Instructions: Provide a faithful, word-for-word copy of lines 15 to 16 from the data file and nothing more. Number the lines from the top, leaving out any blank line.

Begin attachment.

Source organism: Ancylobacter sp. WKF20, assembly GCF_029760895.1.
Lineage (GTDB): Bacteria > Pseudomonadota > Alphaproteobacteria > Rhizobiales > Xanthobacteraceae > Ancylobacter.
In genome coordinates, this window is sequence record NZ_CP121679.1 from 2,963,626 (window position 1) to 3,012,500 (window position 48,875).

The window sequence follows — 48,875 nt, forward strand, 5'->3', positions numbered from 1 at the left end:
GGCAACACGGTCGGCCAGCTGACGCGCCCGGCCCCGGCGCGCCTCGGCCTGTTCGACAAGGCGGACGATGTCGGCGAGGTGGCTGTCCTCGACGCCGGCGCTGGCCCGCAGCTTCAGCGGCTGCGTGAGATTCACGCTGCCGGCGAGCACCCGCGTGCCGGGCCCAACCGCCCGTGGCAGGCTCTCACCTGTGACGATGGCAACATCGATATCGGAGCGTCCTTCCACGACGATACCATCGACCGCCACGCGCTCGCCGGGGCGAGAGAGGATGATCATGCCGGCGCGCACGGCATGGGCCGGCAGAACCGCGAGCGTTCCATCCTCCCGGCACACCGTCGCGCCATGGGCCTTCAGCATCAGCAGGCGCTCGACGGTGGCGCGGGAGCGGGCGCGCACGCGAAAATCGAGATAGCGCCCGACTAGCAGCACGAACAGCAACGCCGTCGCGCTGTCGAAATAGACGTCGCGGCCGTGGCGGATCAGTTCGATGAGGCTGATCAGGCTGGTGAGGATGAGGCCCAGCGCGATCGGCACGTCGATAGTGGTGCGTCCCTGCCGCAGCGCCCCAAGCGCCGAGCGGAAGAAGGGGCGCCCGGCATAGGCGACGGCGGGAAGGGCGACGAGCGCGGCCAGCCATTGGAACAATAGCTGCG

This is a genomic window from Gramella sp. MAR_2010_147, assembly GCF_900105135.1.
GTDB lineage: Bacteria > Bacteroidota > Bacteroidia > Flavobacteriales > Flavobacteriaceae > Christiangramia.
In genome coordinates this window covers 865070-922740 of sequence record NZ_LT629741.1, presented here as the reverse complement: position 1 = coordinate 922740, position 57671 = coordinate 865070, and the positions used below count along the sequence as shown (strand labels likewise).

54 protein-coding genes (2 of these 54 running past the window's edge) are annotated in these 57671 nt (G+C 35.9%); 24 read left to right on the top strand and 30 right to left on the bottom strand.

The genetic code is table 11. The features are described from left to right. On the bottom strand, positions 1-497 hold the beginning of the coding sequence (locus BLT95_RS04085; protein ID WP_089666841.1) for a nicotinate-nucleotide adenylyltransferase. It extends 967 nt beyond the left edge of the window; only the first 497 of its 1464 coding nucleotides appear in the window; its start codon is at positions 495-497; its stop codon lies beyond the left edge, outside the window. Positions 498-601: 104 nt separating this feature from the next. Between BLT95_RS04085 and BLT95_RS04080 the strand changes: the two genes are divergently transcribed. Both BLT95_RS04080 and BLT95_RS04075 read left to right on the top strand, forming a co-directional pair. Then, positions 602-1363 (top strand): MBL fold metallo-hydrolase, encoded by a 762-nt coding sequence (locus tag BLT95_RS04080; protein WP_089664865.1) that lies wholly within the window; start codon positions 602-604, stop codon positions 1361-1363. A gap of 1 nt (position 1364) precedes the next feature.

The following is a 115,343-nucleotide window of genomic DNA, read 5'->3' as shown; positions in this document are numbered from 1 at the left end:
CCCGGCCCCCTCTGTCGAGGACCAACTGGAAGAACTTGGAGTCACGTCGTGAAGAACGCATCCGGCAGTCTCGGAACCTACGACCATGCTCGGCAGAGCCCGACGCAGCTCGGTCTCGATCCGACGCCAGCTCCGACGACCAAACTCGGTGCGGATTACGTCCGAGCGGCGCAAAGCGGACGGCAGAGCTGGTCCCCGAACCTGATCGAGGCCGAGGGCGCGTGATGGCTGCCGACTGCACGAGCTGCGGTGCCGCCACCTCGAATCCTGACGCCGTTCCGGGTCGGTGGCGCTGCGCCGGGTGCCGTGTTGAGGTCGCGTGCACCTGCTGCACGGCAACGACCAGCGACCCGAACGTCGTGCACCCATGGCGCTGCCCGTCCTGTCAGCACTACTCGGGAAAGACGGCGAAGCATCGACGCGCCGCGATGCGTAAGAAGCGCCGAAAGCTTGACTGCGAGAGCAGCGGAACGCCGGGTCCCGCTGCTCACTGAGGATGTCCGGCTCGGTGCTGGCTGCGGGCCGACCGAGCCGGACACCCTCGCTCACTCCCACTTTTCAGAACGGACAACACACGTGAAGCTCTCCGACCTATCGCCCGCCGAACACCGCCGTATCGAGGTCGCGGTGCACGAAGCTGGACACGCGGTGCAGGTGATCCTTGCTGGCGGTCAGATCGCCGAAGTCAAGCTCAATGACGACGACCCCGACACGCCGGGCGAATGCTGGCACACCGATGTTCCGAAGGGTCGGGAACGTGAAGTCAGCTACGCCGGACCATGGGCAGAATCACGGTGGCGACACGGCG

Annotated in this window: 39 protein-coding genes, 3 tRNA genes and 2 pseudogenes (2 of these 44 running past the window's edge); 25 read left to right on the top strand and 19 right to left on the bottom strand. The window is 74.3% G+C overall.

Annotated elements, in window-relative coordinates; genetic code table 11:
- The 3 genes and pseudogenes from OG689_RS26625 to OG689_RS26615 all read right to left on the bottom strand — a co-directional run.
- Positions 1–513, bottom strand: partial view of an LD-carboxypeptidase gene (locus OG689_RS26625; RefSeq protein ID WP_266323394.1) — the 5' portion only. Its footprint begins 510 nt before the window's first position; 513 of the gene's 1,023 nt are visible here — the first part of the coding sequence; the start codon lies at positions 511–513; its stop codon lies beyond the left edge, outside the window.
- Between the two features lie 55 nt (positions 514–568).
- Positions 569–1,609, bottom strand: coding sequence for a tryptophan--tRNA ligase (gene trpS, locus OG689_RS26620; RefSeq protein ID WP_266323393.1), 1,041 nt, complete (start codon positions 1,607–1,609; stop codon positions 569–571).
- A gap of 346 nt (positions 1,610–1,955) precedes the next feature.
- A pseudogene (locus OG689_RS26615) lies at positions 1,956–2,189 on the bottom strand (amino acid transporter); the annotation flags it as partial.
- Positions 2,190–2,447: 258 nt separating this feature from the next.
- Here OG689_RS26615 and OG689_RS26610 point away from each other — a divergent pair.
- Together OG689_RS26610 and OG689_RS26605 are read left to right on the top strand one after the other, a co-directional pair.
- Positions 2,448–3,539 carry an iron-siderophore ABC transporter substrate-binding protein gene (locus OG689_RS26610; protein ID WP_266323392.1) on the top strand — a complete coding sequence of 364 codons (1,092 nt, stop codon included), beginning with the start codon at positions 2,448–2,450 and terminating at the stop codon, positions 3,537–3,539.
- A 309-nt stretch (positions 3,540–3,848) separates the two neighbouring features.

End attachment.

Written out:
- The 3 genes and pseudogenes from OG689_RS26625 to OG689_RS26615 all read right to left on the bottom strand — a co-directional run.
- Positions 1–513, bottom strand: partial view of an LD-carboxypeptidase gene (locus OG689_RS26625; RefSeq protein ID WP_266323394.1) — the 5' portion only. Its footprint begins 510 nt before the window's first position; 513 of the gene's 1,023 nt are visible here — the first part of the coding sequence; the start codon lies at positions 511–513; its stop codon lies beyond the left edge, outside the window.